Sunday, July 26, 2009

Yesterday's Open Garden

Yesterday's Open Garden was as wonderful for me as it has ever been. It wasn't just that I'm amazed at how many very nice people there are in this world; I have that feeling at and after every Open Garden. This one had exactly the right number of people for the hostess, enough to feel appreciated but not enough to be overwhelmed. The questions were interesting and the ambiance lovely.

It left me feeling so fortunate to have a garden. One person who claims to know about such things said there was an unusual amount of oxygen in the air, making it very relaxing. No wonder I love going outdoors! Today I think of her and take deep breaths and do feel like I'm breathing luxuriously.

The crop getting the most attention was probably... the Malabar spinach, which is now taking over the main garden fence where the peas should have been earlier. There was enough for every visitor to pick and eat one leaf, and the responses were gratifying. Those of you who can bring an envelope to the next Open Garden on Saturday, September 19 from 2-4 PM, can pick Malabar seeds and sow them again next year. Others can buy them from Park Seeds, who I'd like to keep in business.

I had lots of questions about my use of compost. In the last few years I merely rake it in the top of the soil as I plant a new crop. Recent anti-tilling movements to keep the carbon dioxide in the soil are consistent with this. Garden soil doesn't need to be dug after it becomes "mature," according to John Jeavons.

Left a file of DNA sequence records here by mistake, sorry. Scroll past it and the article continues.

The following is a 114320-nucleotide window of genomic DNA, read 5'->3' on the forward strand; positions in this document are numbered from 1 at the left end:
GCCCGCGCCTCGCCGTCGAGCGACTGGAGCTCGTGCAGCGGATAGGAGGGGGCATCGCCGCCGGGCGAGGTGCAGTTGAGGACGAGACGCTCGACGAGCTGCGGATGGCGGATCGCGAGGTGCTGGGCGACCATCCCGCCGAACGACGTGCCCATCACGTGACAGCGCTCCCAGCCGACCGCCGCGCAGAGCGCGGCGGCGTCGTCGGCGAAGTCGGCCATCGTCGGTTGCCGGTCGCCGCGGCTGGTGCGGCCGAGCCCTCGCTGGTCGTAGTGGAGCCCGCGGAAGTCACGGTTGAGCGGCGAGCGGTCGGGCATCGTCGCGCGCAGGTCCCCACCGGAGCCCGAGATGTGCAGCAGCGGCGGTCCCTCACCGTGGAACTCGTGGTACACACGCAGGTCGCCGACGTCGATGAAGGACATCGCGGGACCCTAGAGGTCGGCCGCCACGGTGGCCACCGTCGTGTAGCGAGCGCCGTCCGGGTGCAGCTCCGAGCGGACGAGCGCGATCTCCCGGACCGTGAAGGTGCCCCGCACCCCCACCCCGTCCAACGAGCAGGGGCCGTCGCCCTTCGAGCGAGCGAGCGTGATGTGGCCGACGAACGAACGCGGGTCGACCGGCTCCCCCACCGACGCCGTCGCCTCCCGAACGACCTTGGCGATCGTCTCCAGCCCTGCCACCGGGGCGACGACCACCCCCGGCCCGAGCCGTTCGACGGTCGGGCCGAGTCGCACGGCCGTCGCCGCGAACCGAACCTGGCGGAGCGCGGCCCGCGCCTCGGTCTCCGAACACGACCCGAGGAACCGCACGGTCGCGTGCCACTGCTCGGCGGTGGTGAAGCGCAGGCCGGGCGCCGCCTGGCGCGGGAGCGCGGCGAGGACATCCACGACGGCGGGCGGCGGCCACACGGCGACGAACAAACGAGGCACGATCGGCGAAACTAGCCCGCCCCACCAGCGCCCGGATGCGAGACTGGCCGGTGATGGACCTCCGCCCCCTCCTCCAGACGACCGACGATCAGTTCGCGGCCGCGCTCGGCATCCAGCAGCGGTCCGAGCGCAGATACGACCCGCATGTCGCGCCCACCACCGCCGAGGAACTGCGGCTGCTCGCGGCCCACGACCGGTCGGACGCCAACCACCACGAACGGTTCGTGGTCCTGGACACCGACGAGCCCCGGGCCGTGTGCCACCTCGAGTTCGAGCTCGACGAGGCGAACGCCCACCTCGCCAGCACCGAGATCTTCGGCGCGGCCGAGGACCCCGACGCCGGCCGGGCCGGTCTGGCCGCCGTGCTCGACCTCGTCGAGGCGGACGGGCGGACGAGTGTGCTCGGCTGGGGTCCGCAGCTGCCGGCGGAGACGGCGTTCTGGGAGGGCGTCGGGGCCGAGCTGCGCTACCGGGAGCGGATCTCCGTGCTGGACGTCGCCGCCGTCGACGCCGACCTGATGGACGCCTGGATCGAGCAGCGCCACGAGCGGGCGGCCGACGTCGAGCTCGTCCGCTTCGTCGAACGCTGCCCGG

Sowing seeds attracted several questions. I had sown kale and the next crop of lettuce about a week ago, and the tiny seedlings were visible and interesting. Yes, I sow little seeds (like these) directly into the soil and rake them in. Then I keep the soil moist with my watering can until they are visible, at which point I assume they can fend for themselves. I haven't used a hose for over two years (or is it three?).

Kernels of corn are poked individually in appropriate places, like peas and beans. My corn received much attention yesterday since it is wonderful in late July. This evening was the fourth dinner we've had of corn recently, and there will be a few more. If I try to harvest corn in August, racoons eat the ears at night, but they don't interfere with the July crop. So I sow the seeds in April under floating cover of "early" corn, which is a bit smaller than the regular crop, but wonderful.

This evening's dinner also included lots of zuchinni, tomatoes, cucumber, and lettuce (!!! -- more on that tomorrow if I complete two woodchuck-free weeks that have revived my lettuce eating). The only food we ate for dinner this evening that had not grown on the property was the cheese I put on the zuchinni, and our drinks. This is living!

Near the end of the OG two little girls showed me raspberries they had in their pails that others had left after two hours of picking. I was impressed; I suspect their being so short helped them spot berries others had missed. They asked if they could pick tomatoes and I told them the same thing I had told others: they could pick bright red or bright yellow tomatoes. I was impressed again when later they brought me their pails for inspection. They had done just as instructed. I asked how old they were. "Four," said the big one. "Two," said the other. Some children these days are remarkably precocious.


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